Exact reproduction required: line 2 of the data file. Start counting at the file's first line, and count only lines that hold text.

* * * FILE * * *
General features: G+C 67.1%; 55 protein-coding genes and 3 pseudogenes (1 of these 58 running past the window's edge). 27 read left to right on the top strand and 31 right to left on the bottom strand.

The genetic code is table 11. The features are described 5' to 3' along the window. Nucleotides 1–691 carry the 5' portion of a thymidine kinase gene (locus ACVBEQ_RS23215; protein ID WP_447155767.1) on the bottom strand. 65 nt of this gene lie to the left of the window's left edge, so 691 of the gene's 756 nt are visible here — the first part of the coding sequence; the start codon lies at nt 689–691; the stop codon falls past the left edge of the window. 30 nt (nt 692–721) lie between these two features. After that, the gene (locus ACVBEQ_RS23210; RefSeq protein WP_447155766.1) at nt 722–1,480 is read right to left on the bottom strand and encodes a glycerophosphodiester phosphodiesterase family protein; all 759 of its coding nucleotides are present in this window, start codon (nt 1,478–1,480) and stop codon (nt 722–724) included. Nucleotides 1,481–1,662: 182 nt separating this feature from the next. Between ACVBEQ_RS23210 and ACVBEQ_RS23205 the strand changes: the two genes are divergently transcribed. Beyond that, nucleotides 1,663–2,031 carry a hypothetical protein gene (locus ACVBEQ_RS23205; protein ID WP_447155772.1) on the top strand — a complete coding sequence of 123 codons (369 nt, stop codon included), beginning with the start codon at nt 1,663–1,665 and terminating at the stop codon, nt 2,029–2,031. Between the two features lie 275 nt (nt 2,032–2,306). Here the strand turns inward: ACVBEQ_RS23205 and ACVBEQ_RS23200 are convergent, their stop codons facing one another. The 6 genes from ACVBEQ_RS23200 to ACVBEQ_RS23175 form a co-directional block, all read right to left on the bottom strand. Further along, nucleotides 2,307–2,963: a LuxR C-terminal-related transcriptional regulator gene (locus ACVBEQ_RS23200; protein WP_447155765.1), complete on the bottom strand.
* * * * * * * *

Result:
The genetic code is table 11. The features are described 5' to 3' along the window. Nucleotides 1–691 carry the 5' portion of a thymidine kinase gene (locus ACVBEQ_RS23215; protein ID WP_447155767.1) on the bottom strand. 65 nt of this gene lie to the left of the window's left edge, so 691 of the gene's 756 nt are visible here — the first part of the coding sequence; the start codon lies at nt 689–691; the stop codon falls past the left edge of the window. 30 nt (nt 692–721) lie between these two features. After that, the gene (locus ACVBEQ_RS23210; RefSeq protein WP_447155766.1) at nt 722–1,480 is read right to left on the bottom strand and encodes a glycerophosphodiester phosphodiesterase family protein; all 759 of its coding nucleotides are present in this window, start codon (nt 1,478–1,480) and stop codon (nt 722–724) included. Nucleotides 1,481–1,662: 182 nt separating this feature from the next. Between ACVBEQ_RS23210 and ACVBEQ_RS23205 the strand changes: the two genes are divergently transcribed. Beyond that, nucleotides 1,663–2,031 carry a hypothetical protein gene (locus ACVBEQ_RS23205; protein ID WP_447155772.1) on the top strand — a complete coding sequence of 123 codons (369 nt, stop codon included), beginning with the start codon at nt 1,663–1,665 and terminating at the stop codon, nt 2,029–2,031. Between the two features lie 275 nt (nt 2,032–2,306). Here the strand turns inward: ACVBEQ_RS23205 and ACVBEQ_RS23200 are convergent, their stop codons facing one another. The 6 genes from ACVBEQ_RS23200 to ACVBEQ_RS23175 form a co-directional block, all read right to left on the bottom strand. Further along, nucleotides 2,307–2,963: a LuxR C-terminal-related transcriptional regulator gene (locus ACVBEQ_RS23200; protein WP_447155765.1), complete on the bottom strand.